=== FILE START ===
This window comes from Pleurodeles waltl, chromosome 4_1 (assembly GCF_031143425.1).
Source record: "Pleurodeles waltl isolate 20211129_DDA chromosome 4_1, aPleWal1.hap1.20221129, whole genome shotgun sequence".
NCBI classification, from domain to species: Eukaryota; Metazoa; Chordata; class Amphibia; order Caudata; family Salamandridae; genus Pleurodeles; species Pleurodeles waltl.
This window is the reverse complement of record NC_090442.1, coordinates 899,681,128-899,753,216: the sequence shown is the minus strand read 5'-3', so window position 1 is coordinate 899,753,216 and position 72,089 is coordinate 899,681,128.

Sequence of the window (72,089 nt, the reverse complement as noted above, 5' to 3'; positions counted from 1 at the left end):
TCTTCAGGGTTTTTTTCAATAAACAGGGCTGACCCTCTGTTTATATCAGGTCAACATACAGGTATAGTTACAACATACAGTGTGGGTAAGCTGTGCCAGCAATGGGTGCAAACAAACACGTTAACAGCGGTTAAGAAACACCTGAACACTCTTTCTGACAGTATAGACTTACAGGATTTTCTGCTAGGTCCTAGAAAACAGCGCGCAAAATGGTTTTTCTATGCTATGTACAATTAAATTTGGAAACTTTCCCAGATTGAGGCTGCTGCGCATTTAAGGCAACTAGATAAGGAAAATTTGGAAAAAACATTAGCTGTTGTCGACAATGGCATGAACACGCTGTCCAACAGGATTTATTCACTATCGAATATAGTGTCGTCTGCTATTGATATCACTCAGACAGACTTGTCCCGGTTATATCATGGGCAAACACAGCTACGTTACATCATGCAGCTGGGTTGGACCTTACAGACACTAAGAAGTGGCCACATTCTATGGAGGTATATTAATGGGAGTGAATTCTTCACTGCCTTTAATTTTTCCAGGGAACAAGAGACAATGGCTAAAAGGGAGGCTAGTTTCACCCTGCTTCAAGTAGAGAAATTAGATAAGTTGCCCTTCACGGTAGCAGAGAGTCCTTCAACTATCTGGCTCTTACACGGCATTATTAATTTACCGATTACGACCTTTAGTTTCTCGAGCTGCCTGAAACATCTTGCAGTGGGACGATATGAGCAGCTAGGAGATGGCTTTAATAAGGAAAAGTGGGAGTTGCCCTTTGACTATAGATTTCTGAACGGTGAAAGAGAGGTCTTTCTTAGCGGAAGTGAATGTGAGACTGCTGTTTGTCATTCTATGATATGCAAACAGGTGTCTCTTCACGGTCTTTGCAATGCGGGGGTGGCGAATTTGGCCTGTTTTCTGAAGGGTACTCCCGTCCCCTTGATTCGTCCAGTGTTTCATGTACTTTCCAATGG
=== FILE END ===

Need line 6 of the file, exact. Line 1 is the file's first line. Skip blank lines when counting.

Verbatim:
TCTTCAGGGTTTTTTTCAATAAACAGGGCTGACCCTCTGTTTATATCAGGTCAACATACAGGTATAGTTACAACATACAGTGTGGGTAAGCTGTGCCAGCAATGGGTGCAAACAAACACGTTAACAGCGGTTAAGAAACACCTGAACACTCTTTCTGACAGTATAGACTTACAGGATTTTCTGCTAGGTCCTAGAAAACAGCGCGCAAAATGGTTTTTCTATGCTATGTACAATTAAATTTGGAAACTTTCCCAGATTGAGGCTGCTGCGCATTTAAGGCAACTAGATAAGGAAAATTTGGAAAAAACATTAGCTGTTGTCGACAATGGCATGAACACGCTGTCCAACAGGATTTATTCACTATCGAATATAGTGTCGTCTGCTATTGATATCACTCAGACAGACTTGTCCCGGTTATATCATGGGCAAACACAGCTACGTTACATCATGCAGCTGGGTTGGACCTTACAGACACTAAGAAGTGGCCACATTCTATGGAGGTATATTAATGGGAGTGAATTCTTCACTGCCTTTAATTTTTCCAGGGAACAAGAGACAATGGCTAAAAGGGAGGCTAGTTTCACCCTGCTTCAAGTAGAGAAATTAGATAAGTTGCCCTTCACGGTAGCAGAGAGTCCTTCAACTATCTGGCTCTTACACGGCATTATTAATTTACCGATTACGACCTTTAGTTTCTCGAGCTGCCTGAAACATCTTGCAGTGGGACGATATGAGCAGCTAGGAGATGGCTTTAATAAGGAAAAGTGGGAGTTGCCCTTTGACTATAGATTTCTGAACGGTGAAAGAGAGGTCTTTCTTAGCGGAAGTGAATGTGAGACTGCTGTTTGTCATTCTATGATATGCAAACAGGTGTCTCTTCACGGTCTTTGCAATGCGGGGGTGGCGAATTTGGCCTGTTTTCTGAAGGGTACTCCCGTCCCCTTGATTCGTCCAGTGTTTCATGTACTTTCCAATGG